In this vivid account of the birth of modern California, J.S. Holliday frames the gold rush years within the larger story of the state's transformation from the quietude of a Mexican hinterland in the 1840s to the forefront of entrepreneurial capitalism by the 1890s. No other state, no nation experienced such an adolescence of freedom and success. By 1883 California was hailed as "America, only more so."
Holliday's boldly interpretive narrative has the authority and immediacy of an eyewitness account. This eminent historian recreates the masculine world of mining camps and rough cities, where both business and pleasure were conducted far from hometown eyes and conventional inhibitions. He follows gold mining's swift evolution from treasure hunt to vast industry; traces the prodigal plunder of California's virgin rivers and abundant forests; and describes improvised feats of engineering, breathtaking in their scope and execution.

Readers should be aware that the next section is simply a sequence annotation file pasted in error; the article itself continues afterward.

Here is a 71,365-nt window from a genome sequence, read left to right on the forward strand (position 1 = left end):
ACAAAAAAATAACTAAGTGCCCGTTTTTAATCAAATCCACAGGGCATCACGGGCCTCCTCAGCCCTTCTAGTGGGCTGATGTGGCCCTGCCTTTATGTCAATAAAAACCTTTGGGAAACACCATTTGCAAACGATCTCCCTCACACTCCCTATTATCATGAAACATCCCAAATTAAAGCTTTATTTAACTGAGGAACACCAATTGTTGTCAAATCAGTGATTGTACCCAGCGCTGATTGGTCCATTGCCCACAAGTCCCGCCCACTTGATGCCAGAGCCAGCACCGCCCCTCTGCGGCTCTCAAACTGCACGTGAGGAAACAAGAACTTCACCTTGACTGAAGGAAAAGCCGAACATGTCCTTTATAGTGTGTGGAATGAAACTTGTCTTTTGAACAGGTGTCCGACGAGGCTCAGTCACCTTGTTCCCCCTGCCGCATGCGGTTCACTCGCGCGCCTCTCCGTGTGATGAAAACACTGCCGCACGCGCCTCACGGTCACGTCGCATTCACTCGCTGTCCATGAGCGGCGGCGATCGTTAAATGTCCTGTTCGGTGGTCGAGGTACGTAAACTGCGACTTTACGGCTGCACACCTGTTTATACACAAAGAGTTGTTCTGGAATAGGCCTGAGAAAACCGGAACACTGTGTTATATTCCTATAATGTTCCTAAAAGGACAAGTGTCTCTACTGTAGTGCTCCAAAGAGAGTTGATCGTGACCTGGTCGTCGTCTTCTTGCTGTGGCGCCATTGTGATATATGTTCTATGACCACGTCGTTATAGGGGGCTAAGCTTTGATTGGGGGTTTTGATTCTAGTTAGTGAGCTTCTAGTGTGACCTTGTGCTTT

Holliday also conjures the ambitious, often ruthless Californians whose rush for riches rapidly changed the state: the Silver Kings of the Comstock Lode, the timber barons of the Sierra forests, the Big Four who built the first transcontinental railroad, and the lesser profit-seekers who owned steamboats, pack mules, gambling dens and bordellos—and, most important for California's future, the farmers who prospered by feeding the rapidly growing population. This wildly laissez-faire economy created California's image as a risk-taking society, unconstrained by fear of failure.
The central theme of Rush for Riches is how, after decades of careless freedom, the miners were finally reined in by the farmers, and how their once mutually dependent relationship soured into hostility. This potential violence led to a dramatic courtroom decision in 1884 that shut down the mighty hydraulic mining operations—the end of California's free-for-all youthful exuberance.
Unique in its format, this beautiful book offers not only a compelling narrative but also almost two hundred fifty illustrations, one hundred in full color, that richly illuminate the themes and details of the text: daguerreotypes, photographs, paintings, lithographs, sketches, and specially drawn maps.
Los Angeles Times Best Nonfiction Book of 2000